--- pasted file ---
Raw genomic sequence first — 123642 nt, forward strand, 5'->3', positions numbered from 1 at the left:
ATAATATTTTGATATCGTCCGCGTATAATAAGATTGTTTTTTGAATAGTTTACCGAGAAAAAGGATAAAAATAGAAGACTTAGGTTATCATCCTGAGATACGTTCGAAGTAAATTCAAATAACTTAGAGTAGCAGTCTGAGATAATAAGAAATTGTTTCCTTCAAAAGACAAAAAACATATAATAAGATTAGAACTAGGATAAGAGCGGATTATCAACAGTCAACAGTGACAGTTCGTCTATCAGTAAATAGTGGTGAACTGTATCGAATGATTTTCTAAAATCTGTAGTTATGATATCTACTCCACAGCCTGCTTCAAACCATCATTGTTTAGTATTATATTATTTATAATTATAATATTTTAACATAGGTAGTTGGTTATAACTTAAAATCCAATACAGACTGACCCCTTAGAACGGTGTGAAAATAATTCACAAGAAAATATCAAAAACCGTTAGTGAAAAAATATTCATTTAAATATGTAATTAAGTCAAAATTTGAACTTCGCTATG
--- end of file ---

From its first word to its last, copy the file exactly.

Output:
Raw genomic sequence first — 123642 nt, forward strand, 5'->3', positions numbered from 1 at the left:
ATAATATTTTGATATCGTCCGCGTATAATAAGATTGTTTTTTGAATAGTTTACCGAGAAAAAGGATAAAAATAGAAGACTTAGGTTATCATCCTGAGATACGTTCGAAGTAAATTCAAATAACTTAGAGTAGCAGTCTGAGATAATAAGAAATTGTTTCCTTCAAAAGACAAAAAACATATAATAAGATTAGAACTAGGATAAGAGCGGATTATCAACAGTCAACAGTGACAGTTCGTCTATCAGTAAATAGTGGTGAACTGTATCGAATGATTTTCTAAAATCTGTAGTTATGATATCTACTCCACAGCCTGCTTCAAACCATCATTGTTTAGTATTATATTATTTATAATTATAATATTTTAACATAGGTAGTTGGTTATAACTTAAAATCCAATACAGACTGACCCCTTAGAACGGTGTGAAAATAATTCACAAGAAAATATCAAAAACCGTTAGTGAAAAAATATTCATTTAAATATGTAATTAAGTCAAAATTTGAACTTCGCTATG